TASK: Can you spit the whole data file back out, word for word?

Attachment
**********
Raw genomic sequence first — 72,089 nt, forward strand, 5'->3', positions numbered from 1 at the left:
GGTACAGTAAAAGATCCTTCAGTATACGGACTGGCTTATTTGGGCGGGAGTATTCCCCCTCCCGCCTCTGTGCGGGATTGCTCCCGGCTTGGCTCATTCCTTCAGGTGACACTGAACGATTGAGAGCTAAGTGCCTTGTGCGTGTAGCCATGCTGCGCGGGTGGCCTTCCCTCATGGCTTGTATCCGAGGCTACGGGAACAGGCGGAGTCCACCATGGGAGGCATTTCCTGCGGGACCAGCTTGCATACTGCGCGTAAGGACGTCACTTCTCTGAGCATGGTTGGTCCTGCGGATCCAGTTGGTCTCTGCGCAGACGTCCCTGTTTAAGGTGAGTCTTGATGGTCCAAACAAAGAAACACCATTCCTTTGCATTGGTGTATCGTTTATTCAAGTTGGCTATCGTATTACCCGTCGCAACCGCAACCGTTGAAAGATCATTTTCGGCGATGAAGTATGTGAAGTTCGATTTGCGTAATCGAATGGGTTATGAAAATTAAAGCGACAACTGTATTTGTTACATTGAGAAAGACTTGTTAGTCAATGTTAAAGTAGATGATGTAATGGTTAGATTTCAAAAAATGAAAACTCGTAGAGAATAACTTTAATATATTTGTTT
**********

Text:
Raw genomic sequence first — 72,089 nt, forward strand, 5'->3', positions numbered from 1 at the left:
GGTACAGTAAAAGATCCTTCAGTATACGGACTGGCTTATTTGGGCGGGAGTATTCCCCCTCCCGCCTCTGTGCGGGATTGCTCCCGGCTTGGCTCATTCCTTCAGGTGACACTGAACGATTGAGAGCTAAGTGCCTTGTGCGTGTAGCCATGCTGCGCGGGTGGCCTTCCCTCATGGCTTGTATCCGAGGCTACGGGAACAGGCGGAGTCCACCATGGGAGGCATTTCCTGCGGGACCAGCTTGCATACTGCGCGTAAGGACGTCACTTCTCTGAGCATGGTTGGTCCTGCGGATCCAGTTGGTCTCTGCGCAGACGTCCCTGTTTAAGGTGAGTCTTGATGGTCCAAACAAAGAAACACCATTCCTTTGCATTGGTGTATCGTTTATTCAAGTTGGCTATCGTATTACCCGTCGCAACCGCAACCGTTGAAAGATCATTTTCGGCGATGAAGTATGTGAAGTTCGATTTGCGTAATCGAATGGGTTATGAAAATTAAAGCGACAACTGTATTTGTTACATTGAGAAAGACTTGTTAGTCAATGTTAAAGTAGATGATGTAATGGTTAGATTTCAAAAAATGAAAACTCGTAGAGAATAACTTTAATATATTTGTTT